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In Danielle Steel's thrilling new novel, a woman's legacy-shaped by tragedy, fortitude, and undying devotion-transforms lives and hearts long after she is gone, and fulfills at last her most precious bequest.
This book constitutes volume two of a two volume examination of development community land issues in Southern Africa. Following from volume one Southern African Development Community Land Issues, this book considers the possibility of a new, sustainable land relations policy for Southern African Development Community States (SADC) that are currently mired up in land disputes that have become subject of domestic, regional and international tribunals. Chigara demonstrates that land relations in the SADC have always been, and will perhaps remain, a matter for constitutional regulation. Because constitutional laws are distinctive from other laws only by constitutional design, legal contests appear to be the least likely means for settlement in the sub-region. Only human rights inspired policies, that respond to the call for social justice by acknowledging both the current and the underlying contexts to the disputes, hold the most potential to resolve these disputes.
The book recommends efficient pedagogical counter-apartheid-rule psychological distortions regarding the significance of human dignity (PECAPDISH) as a pre-requisite and corollary to the dismantling of the salient physical legacy of apartheid-rule in affected SADC States. The book shows that PECAPDISH's potential and benefits would be enormous.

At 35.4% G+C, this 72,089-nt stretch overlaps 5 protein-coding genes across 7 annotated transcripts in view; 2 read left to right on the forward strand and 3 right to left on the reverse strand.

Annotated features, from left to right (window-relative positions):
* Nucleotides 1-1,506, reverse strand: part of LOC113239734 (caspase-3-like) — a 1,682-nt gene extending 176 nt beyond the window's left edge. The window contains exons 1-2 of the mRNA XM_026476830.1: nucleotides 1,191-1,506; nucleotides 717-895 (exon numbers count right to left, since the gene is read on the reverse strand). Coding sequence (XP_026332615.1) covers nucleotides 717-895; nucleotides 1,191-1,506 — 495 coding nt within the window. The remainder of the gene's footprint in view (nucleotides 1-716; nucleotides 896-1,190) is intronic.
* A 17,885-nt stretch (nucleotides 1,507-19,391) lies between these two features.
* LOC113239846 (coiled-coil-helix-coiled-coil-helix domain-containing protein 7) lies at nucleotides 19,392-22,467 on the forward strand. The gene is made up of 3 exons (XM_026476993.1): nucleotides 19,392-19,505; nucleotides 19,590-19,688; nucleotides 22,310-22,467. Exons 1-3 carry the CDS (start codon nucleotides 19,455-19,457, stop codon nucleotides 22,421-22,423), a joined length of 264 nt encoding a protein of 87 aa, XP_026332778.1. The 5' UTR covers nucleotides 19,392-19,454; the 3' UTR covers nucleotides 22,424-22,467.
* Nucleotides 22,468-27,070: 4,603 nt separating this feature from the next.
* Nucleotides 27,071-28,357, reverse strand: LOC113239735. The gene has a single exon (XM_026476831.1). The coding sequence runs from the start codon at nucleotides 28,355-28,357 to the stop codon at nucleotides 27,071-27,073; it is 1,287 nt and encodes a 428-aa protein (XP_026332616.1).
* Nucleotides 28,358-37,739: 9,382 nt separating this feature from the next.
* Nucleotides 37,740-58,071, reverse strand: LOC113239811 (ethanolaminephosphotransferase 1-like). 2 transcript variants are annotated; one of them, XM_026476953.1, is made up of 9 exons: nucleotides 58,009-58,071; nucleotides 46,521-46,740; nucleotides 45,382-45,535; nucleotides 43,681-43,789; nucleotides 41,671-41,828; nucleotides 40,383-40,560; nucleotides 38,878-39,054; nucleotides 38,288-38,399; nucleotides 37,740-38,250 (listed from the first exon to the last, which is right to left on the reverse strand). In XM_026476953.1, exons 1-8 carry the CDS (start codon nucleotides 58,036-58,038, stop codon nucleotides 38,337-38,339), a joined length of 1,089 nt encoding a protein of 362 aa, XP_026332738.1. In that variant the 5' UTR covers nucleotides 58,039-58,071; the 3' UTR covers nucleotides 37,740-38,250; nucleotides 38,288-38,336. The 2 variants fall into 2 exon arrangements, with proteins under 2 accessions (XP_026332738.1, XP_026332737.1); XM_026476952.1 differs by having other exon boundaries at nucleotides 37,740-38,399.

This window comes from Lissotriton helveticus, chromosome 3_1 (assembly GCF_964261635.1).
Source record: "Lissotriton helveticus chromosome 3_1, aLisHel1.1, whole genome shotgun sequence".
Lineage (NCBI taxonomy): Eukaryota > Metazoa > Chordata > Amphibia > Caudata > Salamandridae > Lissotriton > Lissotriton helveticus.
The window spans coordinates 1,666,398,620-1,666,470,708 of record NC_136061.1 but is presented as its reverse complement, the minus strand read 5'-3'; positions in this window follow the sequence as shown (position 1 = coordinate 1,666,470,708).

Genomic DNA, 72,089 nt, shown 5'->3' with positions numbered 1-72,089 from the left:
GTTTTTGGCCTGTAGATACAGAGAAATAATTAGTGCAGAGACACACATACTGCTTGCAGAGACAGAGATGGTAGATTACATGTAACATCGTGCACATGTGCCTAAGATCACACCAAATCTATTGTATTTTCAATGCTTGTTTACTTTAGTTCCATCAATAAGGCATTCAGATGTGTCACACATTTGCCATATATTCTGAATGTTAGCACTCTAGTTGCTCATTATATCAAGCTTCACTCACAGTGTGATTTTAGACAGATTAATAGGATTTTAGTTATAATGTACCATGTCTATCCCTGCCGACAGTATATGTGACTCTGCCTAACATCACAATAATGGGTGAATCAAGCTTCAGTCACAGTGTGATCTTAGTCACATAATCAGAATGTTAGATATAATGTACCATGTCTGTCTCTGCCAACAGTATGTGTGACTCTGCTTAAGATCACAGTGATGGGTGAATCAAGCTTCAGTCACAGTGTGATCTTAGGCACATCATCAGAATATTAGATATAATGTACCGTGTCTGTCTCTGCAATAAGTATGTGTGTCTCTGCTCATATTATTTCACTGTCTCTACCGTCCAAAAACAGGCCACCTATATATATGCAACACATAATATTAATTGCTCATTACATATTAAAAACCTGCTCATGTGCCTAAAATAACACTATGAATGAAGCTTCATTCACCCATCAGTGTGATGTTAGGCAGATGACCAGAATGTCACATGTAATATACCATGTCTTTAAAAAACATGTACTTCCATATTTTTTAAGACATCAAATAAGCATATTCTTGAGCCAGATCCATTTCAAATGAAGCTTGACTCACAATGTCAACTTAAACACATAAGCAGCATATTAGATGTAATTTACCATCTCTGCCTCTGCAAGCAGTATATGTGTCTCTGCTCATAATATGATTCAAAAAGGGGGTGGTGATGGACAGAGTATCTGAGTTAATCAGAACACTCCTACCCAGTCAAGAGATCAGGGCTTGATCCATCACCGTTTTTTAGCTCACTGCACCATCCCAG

The book will be of interest to students and researchers of Property and Conveyancing Law, Human Rights Law, and Land Law.
Libertarianism attempts to establish a set of property rights as a complete political morality, its argument proceeding from liberty tout court, as the unique foundational aspect of well being that grounds rights. In this book, Attas presents a sympathetic reconstruction of the libertarian argument and then brings to bear a critical evaluation leading to an ultimate rejection of libertarianism. Exposing the limitations of libertarianism and disclosing its errors, Attas argues that the rights which libertarians adopt with respect to persons (self-ownership), natural resources (original acquisition) and products are indefensible given what liberty must be.
Tiddalick was so thirsty that he drank up all the rivers and billabongs in the land. And the other animals had to find a way to get the water back.
How To Make A Living From Property is a step-by-step guide to property investment. From buying and renovating a property to the skills needed to be a landlord
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